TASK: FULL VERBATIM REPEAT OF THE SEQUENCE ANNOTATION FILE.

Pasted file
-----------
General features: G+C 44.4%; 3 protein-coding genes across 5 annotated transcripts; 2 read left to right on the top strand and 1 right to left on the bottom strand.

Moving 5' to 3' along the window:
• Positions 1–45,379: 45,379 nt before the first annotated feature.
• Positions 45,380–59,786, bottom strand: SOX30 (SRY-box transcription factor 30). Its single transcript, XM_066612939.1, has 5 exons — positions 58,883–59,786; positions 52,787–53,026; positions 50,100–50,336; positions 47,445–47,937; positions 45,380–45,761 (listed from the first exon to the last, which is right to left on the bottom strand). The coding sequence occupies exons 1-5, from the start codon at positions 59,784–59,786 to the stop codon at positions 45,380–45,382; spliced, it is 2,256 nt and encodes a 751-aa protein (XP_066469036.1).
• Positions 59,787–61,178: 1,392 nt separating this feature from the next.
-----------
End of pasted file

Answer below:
General features: G+C 44.4%; 3 protein-coding genes across 5 annotated transcripts; 2 read left to right on the top strand and 1 right to left on the bottom strand.

Moving 5' to 3' along the window:
• Positions 1–45,379: 45,379 nt before the first annotated feature.
• Positions 45,380–59,786, bottom strand: SOX30 (SRY-box transcription factor 30). Its single transcript, XM_066612939.1, has 5 exons — positions 58,883–59,786; positions 52,787–53,026; positions 50,100–50,336; positions 47,445–47,937; positions 45,380–45,761 (listed from the first exon to the last, which is right to left on the bottom strand). The coding sequence occupies exons 1-5, from the start codon at positions 59,784–59,786 to the stop codon at positions 45,380–45,382; spliced, it is 2,256 nt and encodes a 751-aa protein (XP_066469036.1).
• Positions 59,787–61,178: 1,392 nt separating this feature from the next.